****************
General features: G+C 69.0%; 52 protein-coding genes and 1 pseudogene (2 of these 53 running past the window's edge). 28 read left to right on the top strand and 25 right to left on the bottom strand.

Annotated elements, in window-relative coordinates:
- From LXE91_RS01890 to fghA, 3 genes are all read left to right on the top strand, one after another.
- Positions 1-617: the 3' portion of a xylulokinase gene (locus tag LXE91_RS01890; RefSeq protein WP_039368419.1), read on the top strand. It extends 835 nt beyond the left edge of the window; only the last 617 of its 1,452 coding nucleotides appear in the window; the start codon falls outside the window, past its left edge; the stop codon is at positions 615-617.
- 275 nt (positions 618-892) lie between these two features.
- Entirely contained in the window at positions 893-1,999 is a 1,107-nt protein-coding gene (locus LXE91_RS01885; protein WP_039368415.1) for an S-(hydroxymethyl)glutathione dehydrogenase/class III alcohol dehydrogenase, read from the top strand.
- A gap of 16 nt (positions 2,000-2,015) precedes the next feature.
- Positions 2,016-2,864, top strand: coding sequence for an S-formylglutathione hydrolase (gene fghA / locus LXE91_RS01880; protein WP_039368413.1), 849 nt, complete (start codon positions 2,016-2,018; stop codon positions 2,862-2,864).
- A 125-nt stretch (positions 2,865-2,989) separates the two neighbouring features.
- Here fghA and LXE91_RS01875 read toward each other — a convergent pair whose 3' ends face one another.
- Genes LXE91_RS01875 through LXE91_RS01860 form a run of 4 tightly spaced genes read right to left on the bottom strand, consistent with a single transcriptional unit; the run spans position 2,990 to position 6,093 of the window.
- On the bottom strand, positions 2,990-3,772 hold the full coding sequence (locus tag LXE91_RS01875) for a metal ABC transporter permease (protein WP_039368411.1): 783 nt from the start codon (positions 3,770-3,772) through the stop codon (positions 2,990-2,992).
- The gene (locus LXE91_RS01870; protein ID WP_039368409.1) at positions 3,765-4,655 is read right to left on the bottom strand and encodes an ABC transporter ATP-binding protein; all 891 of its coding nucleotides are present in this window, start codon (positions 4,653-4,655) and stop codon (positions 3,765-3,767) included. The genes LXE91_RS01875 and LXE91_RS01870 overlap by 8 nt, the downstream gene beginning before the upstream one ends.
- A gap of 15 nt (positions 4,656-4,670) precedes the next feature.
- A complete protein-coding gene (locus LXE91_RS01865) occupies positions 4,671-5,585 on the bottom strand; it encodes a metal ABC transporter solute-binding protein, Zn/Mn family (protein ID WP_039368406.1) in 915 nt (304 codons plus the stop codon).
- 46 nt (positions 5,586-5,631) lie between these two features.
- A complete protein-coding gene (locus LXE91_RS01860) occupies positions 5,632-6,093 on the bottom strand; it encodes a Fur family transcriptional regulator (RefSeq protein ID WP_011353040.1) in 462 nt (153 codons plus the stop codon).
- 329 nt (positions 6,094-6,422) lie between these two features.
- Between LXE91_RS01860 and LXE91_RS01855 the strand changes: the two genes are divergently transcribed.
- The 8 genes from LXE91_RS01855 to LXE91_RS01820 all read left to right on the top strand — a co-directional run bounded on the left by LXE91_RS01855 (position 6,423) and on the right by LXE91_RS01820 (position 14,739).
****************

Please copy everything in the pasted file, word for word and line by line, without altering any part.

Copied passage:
General features: G+C 69.0%; 52 protein-coding genes and 1 pseudogene (2 of these 53 running past the window's edge). 28 read left to right on the top strand and 25 right to left on the bottom strand.

Annotated elements, in window-relative coordinates:
- From LXE91_RS01890 to fghA, 3 genes are all read left to right on the top strand, one after another.
- Positions 1-617: the 3' portion of a xylulokinase gene (locus tag LXE91_RS01890; RefSeq protein WP_039368419.1), read on the top strand. It extends 835 nt beyond the left edge of the window; only the last 617 of its 1,452 coding nucleotides appear in the window; the start codon falls outside the window, past its left edge; the stop codon is at positions 615-617.
- 275 nt (positions 618-892) lie between these two features.
- Entirely contained in the window at positions 893-1,999 is a 1,107-nt protein-coding gene (locus LXE91_RS01885; protein WP_039368415.1) for an S-(hydroxymethyl)glutathione dehydrogenase/class III alcohol dehydrogenase, read from the top strand.
- A gap of 16 nt (positions 2,000-2,015) precedes the next feature.
- Positions 2,016-2,864, top strand: coding sequence for an S-formylglutathione hydrolase (gene fghA / locus LXE91_RS01880; protein WP_039368413.1), 849 nt, complete (start codon positions 2,016-2,018; stop codon positions 2,862-2,864).
- A 125-nt stretch (positions 2,865-2,989) separates the two neighbouring features.
- Here fghA and LXE91_RS01875 read toward each other — a convergent pair whose 3' ends face one another.
- Genes LXE91_RS01875 through LXE91_RS01860 form a run of 4 tightly spaced genes read right to left on the bottom strand, consistent with a single transcriptional unit; the run spans position 2,990 to position 6,093 of the window.
- On the bottom strand, positions 2,990-3,772 hold the full coding sequence (locus tag LXE91_RS01875) for a metal ABC transporter permease (protein WP_039368411.1): 783 nt from the start codon (positions 3,770-3,772) through the stop codon (positions 2,990-2,992).
- The gene (locus LXE91_RS01870; protein ID WP_039368409.1) at positions 3,765-4,655 is read right to left on the bottom strand and encodes an ABC transporter ATP-binding protein; all 891 of its coding nucleotides are present in this window, start codon (positions 4,653-4,655) and stop codon (positions 3,765-3,767) included. The genes LXE91_RS01875 and LXE91_RS01870 overlap by 8 nt, the downstream gene beginning before the upstream one ends.
- A gap of 15 nt (positions 4,656-4,670) precedes the next feature.
- A complete protein-coding gene (locus LXE91_RS01865) occupies positions 4,671-5,585 on the bottom strand; it encodes a metal ABC transporter solute-binding protein, Zn/Mn family (protein ID WP_039368406.1) in 915 nt (304 codons plus the stop codon).
- 46 nt (positions 5,586-5,631) lie between these two features.
- A complete protein-coding gene (locus LXE91_RS01860) occupies positions 5,632-6,093 on the bottom strand; it encodes a Fur family transcriptional regulator (RefSeq protein ID WP_011353040.1) in 462 nt (153 codons plus the stop codon).
- 329 nt (positions 6,094-6,422) lie between these two features.
- Between LXE91_RS01860 and LXE91_RS01855 the strand changes: the two genes are divergently transcribed.
- The 8 genes from LXE91_RS01855 to LXE91_RS01820 all read left to right on the top strand — a co-directional run bounded on the left by LXE91_RS01855 (position 6,423) and on the right by LXE91_RS01820 (position 14,739).